A new study published in Environmental Research Letters ranks the the top seven contributing countries to global warming. Together, these nations account for more than 60 percent of pre-2005 global warming. Before we go on to pointing fingers, it’s important to note that the study incorporates various metrics. This way you can see how each country dumps emissions based on surface size or population. Uniquely, the study assigns a temperature-change value to each country that reflects its contribution to observed global warming.
Painting a clearer global warming picture
When it comes to global warming, there are seven big contributors: the United States, China, Russia, Brazil, India, Germany and the United Kingdom. Sure, at the moment China is the biggest global warming contributing factor in the world, year after year beating its own emissions record. Definitely not something to boast, but historically speaking however the United States trumps all rankings.
The Concordia University researchers, led by Damon Matthews, an associate professor in the Department of Geography, Planning and Environment, used a new methodology to compute the historical global warming trend for each country. Using data from 1750 onward, the team accounted for carbon dioxide contributions from fossil fuel burning and land-use change (deforestation was counted as provoking emissions), along with methane, nitrous oxide and sulphate aerosol emissions. Each type of emission was weighed according to the atmospheric lifetime of the temperature change it caused.
Thus, the U.S. is responsible for a global temperature increase of 0.15 C or close to 20% of all observed warming on the planet. China and Russia account for around eight per cent each; Brazil and India seven per cent; and Germany and the U.K. around five per cent each. Canada comes in tenth place, right after France and Indonesia. While Brazil and Indonesia can’t be considered industrialized countries, their rankings reflect carbon dioxide emissions related to deforestation.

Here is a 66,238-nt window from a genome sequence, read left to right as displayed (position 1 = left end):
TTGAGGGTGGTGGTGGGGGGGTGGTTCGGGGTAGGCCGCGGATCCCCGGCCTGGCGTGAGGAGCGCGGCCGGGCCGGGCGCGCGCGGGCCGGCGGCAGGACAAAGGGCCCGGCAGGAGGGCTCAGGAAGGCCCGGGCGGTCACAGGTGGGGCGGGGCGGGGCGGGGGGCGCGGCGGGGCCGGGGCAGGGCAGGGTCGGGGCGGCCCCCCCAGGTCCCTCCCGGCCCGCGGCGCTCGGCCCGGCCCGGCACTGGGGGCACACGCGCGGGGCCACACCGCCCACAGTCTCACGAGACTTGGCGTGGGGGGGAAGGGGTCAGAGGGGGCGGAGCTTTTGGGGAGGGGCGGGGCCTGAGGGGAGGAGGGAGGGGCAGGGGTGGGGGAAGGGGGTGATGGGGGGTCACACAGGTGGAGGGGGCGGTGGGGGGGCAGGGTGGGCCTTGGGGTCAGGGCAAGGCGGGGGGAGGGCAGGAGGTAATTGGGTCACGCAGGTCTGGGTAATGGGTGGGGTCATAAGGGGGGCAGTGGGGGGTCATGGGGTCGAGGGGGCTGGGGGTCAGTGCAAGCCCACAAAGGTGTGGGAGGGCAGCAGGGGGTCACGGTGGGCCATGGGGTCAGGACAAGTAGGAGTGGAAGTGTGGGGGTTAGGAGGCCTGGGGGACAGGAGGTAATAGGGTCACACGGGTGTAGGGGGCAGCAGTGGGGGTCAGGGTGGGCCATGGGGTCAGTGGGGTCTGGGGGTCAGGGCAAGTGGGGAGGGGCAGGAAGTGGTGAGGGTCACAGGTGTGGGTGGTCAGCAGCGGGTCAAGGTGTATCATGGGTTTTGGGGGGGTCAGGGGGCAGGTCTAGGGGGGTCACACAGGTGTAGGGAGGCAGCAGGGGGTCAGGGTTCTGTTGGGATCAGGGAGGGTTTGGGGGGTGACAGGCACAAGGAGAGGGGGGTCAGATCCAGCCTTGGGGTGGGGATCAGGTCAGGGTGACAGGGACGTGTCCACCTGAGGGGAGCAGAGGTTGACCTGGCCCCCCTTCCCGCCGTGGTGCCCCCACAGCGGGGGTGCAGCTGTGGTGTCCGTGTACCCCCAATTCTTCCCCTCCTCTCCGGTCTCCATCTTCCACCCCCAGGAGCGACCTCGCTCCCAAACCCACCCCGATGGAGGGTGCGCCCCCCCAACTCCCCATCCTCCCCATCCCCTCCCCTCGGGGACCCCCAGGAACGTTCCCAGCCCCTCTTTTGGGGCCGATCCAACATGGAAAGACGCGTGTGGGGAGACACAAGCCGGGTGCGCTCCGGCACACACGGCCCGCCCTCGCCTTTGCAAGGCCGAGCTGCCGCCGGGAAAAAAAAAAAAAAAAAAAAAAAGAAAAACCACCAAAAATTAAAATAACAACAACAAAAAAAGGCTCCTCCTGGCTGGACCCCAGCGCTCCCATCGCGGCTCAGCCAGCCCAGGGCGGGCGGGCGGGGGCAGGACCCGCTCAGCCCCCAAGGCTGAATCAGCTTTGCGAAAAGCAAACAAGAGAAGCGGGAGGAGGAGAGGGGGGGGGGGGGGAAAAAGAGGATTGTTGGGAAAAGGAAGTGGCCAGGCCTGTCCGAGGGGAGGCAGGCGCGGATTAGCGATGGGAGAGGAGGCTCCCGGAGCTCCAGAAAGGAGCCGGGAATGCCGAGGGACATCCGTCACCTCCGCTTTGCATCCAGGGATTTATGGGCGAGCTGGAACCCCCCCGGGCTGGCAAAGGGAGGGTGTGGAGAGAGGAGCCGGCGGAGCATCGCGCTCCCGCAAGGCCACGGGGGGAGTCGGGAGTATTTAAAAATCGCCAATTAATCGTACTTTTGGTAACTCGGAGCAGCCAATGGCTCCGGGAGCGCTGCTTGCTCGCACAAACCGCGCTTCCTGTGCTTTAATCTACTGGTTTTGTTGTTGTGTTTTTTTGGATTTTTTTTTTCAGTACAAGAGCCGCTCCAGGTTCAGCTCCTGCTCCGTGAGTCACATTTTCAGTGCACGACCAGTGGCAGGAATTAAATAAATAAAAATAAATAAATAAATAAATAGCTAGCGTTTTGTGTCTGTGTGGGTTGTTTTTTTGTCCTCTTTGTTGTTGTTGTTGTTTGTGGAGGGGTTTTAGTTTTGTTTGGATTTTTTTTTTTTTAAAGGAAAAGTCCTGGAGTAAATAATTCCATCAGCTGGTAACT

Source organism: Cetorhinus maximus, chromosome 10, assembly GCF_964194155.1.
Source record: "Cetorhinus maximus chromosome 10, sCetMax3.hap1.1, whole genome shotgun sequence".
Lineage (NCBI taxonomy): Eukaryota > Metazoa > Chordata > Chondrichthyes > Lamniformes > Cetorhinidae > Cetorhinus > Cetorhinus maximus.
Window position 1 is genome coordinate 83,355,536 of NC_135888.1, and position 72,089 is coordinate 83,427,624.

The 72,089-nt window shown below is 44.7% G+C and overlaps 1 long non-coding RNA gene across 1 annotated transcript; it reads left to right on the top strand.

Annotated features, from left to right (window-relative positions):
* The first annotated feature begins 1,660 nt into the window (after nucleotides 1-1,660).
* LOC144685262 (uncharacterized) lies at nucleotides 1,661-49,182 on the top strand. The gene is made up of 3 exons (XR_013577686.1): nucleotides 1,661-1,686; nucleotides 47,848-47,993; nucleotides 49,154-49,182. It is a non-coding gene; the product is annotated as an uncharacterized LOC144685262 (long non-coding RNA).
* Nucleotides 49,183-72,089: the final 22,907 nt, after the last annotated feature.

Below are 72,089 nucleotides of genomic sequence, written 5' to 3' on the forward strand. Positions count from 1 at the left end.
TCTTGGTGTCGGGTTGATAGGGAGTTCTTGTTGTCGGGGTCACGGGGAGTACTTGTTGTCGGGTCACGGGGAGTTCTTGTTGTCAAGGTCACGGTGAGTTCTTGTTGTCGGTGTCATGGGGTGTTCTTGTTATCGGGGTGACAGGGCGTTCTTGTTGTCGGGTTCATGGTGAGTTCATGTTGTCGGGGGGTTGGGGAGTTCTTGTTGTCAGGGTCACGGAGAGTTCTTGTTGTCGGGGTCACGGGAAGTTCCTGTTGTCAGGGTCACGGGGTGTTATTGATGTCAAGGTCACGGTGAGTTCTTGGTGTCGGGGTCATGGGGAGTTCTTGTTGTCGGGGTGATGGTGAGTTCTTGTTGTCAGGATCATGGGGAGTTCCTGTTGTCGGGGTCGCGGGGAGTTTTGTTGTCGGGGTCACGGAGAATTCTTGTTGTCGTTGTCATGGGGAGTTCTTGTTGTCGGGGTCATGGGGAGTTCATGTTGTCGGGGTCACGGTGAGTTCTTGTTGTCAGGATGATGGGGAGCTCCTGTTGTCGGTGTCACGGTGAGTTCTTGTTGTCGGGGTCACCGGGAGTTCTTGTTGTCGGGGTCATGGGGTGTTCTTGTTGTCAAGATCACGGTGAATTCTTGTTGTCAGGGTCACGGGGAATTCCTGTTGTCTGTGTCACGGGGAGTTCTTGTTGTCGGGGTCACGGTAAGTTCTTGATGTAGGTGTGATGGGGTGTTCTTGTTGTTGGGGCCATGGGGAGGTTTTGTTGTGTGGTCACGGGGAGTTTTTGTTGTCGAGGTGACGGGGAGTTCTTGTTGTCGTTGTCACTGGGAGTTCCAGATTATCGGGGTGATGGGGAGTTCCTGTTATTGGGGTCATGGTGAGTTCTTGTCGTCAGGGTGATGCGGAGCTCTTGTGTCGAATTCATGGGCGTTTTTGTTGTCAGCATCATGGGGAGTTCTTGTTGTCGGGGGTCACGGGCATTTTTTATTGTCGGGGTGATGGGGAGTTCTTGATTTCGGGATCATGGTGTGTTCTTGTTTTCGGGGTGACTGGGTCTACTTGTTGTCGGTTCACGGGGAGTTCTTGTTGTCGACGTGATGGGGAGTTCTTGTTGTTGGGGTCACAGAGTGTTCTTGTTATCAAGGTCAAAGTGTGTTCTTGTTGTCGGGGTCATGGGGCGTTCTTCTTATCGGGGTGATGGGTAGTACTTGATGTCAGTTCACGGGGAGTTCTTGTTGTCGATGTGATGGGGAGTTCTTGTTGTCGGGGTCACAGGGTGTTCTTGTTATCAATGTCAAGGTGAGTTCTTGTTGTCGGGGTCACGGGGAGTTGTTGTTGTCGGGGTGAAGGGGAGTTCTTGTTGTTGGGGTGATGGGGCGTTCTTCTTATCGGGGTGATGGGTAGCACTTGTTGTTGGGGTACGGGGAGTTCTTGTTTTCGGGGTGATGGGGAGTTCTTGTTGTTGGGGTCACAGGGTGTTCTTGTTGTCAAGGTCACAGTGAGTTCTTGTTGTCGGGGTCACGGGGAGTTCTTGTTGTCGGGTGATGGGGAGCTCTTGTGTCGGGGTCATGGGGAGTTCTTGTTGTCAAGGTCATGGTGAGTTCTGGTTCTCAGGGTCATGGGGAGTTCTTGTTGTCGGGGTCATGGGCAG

The rich and the poor
When the emissions were scaled to each country’s respective surface areas, Western Europe, the U.S., Japan and India became hugely expanded, reflecting emissions much greater than would be expected based on their geographic area. China and Russia remained steadfast on their position, suggesting that their historical emissions have been balanced and proportional with their surface size (both countries have immense strips of uninhabitable landmasses at their disposal though). Canada and Australia dropped considerably on this metric, since the countries’ surfaces are much larger than their share of the global warming pie.
Things become more interesting after dividing each country’s climate contribution by its population. Thus the first three global warming contributing countries by population capita are the United States, UK and Canada. In this ranking, China and India drop to the bottom of the list, that numbers 20 greenhouse gas emitting countries. This perspective gives a really nice view on what it really means to be a rich country and what it means to be a poor country. Nowadays, the US has steadily reduced it emissions to 1990s levels thanks to its shale gas boom, cutting coal use. Still, much more needs to be done, and as developing countries massively industrialize to catch up (can you blame them in this current context, considering developed countries are massively responsible for most global warming in the world? Let’s remember Ecuador).